Miscellaneous Features and Things To Do
Lots of other/smaller things:
anova()function should really automatically test appropriate subsets of coefficients for model objects returned by the
rma.mv()functions (like it does for other model fitting functions). I kind of messed up when I made some early design choices that now make implementing this functionality more tricky (if I don't want to break backwards compatibility or rewrite large chunks of code from scratch).
rma()function may be extended to fit so-called 'location-scale' models at some point in the future.
rma.mv()function should allow for one (or multiple?) continuous
random = ~ inner | outerfor modeling random slopes of moderator variables. This is especially relevant for meta-analyses examining 'dose-response' relationships (assuming there are studies examining the responses to more than two levels of a dose/exposure variable).
Compute SEs of variance components (and covariances/correlations) in(DONE!)
rma.mv(). Not that those SEs are really all that useful.
Probably more important: Make(DONE!).
rma.mvobjects, to provide profile likelihood CIs.
- Also, make
ID(for a scaled identity matrix) and
DIAG(for a diagonal matrix) for the
rma.mv()? But setting
struct="HCS"does the same thing, so is this really necessary?
Maybe add a continuous AR1 structure to(DONE!).
Maybe add a(DONE!)
ranef()function (with alias
random.effects()as in the nlme package) to just extract the predicted random effects (i.e., free of the fixed effects).
rma.glmm()function currently uses ±1/2 coding for the random effects when
model="UM.FS"(i.e., an unconditional model with fixed study effects). Maybe provide an option that allows for switching to 0/1 coding?
Add the difference, ratio, and odds ratio based on paired proportions as outcome measures to(DONE!)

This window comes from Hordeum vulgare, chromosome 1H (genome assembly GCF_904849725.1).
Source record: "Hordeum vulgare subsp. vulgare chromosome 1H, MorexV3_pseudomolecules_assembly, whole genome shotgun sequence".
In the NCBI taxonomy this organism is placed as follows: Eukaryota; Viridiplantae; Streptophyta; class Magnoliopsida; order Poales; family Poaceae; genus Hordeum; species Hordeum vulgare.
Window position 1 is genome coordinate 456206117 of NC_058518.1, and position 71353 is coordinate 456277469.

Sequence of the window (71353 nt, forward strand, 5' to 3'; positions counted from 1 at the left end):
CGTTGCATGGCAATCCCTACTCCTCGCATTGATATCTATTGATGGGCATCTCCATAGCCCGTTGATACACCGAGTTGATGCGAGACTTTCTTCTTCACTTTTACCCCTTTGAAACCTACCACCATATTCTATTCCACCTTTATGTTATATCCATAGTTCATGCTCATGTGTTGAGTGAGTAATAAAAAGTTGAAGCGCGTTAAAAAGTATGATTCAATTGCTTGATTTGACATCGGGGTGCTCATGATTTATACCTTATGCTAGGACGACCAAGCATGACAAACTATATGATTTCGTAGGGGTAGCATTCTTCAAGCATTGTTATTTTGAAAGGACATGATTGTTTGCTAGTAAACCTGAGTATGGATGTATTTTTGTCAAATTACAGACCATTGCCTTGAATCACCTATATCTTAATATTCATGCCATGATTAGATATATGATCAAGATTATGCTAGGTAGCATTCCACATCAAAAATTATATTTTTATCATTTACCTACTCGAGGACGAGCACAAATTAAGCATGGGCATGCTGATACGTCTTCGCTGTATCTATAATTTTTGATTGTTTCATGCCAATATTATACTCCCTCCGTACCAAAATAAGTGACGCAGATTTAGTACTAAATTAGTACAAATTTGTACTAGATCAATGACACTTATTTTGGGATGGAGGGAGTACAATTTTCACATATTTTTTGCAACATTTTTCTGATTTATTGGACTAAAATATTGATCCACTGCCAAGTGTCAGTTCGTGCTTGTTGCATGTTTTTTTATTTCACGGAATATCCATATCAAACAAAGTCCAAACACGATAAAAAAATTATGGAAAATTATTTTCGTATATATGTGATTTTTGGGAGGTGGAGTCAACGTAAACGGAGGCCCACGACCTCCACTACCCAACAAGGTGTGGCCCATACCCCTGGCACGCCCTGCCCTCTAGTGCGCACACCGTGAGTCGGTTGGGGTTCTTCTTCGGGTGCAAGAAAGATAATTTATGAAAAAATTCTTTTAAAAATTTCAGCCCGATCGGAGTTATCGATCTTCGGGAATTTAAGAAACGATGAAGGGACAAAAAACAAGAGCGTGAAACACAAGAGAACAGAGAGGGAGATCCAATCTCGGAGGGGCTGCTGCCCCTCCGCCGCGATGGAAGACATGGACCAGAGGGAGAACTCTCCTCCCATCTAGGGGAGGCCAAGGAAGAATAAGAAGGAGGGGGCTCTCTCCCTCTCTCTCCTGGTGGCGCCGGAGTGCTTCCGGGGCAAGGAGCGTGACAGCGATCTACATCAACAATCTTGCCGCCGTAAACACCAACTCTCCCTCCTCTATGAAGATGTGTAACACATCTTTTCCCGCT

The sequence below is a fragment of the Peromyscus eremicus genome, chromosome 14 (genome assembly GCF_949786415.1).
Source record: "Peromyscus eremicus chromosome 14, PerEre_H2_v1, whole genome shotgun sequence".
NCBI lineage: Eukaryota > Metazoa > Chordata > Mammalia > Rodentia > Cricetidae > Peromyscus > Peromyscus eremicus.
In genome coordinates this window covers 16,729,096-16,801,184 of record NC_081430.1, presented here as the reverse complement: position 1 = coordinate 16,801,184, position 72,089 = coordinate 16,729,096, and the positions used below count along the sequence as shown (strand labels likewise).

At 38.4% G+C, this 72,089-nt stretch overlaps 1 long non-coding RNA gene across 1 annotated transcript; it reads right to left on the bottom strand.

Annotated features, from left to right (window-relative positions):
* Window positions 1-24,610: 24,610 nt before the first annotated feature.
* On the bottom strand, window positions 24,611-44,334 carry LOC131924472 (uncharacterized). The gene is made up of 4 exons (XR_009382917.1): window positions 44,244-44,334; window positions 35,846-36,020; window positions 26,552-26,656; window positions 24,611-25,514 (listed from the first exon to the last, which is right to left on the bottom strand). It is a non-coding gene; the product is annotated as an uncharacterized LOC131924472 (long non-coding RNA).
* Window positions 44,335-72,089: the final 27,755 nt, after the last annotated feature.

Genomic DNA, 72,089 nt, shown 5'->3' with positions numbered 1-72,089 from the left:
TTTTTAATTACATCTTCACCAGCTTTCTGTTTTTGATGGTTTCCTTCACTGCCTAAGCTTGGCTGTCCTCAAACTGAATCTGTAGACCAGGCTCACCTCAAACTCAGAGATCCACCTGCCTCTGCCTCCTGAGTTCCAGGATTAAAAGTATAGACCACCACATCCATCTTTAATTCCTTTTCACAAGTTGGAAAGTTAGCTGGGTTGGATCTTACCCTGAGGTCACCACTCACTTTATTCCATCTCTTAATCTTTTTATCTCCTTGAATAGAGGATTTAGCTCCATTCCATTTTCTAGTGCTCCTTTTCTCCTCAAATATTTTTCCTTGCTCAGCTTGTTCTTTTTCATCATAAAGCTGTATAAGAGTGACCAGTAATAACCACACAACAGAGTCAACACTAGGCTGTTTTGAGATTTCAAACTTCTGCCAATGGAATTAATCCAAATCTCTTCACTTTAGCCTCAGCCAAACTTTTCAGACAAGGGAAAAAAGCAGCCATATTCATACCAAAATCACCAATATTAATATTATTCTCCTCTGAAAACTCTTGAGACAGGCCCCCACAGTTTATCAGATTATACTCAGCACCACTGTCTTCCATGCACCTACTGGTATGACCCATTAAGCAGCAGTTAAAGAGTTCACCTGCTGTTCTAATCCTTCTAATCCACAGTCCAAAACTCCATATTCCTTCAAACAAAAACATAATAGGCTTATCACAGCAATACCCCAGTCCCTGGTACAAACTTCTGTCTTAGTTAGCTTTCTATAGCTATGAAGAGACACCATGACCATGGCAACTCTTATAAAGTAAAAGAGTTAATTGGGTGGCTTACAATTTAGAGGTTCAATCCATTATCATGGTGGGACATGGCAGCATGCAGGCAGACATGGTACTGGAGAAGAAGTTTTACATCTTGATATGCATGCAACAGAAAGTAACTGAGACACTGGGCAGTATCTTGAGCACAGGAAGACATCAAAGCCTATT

Add the partial and semi-partial correlation as outcome measures to(DONE!)
Add measures of variability (variance, standard deviation, and the difference/ratio thereof) as outcome measure to(DONE!)
escalc(). See also the recent article by Nakagawa et al. (2015).
- Maybe allow optimization in
rma.mv()(and while we are at it, also
rma.uni()) to also include the fixed effects (instead of profiling out the fixed effects). Then we can profile over the fixed effects to obtain profile likelihood CIs and LRTs for the model coefficients as well.
- Consider making use of some functionality from the matrixStats package.
- Allow 'textual' specifications of contrasts/hypotheses via the
Largument in the
anova()function? (as in the car package).
- Add more analysis examples to this website, especially for some network meta-analyses.
- Write more tests. Really. I mean it. Lots of them.
Some Additional Thoughts/Considerations
- When I get the chance, I would like to spend some time examining to what extent using other math libraries speeds things up, especially for
rma.mv()and large datasets. Most of the heavy lifting in metafor in fact involves matrix algebra, so maybe some real gains could be obtained this way. But this is only relevant if you are dealing with relatively large datasets (in the meta-analytic context, anything beyond a couple hundred effect size estimates is huge!). Note: I added an entry to the tips section on Speeding Up Model Fitting that addresses this issue to some extent.
- Alternatively, consider writing some of the slower parts directly in C++ (via Rccp; see also http://rcpp.org/ and http://adv-r.had.co.nz/Rcpp.html).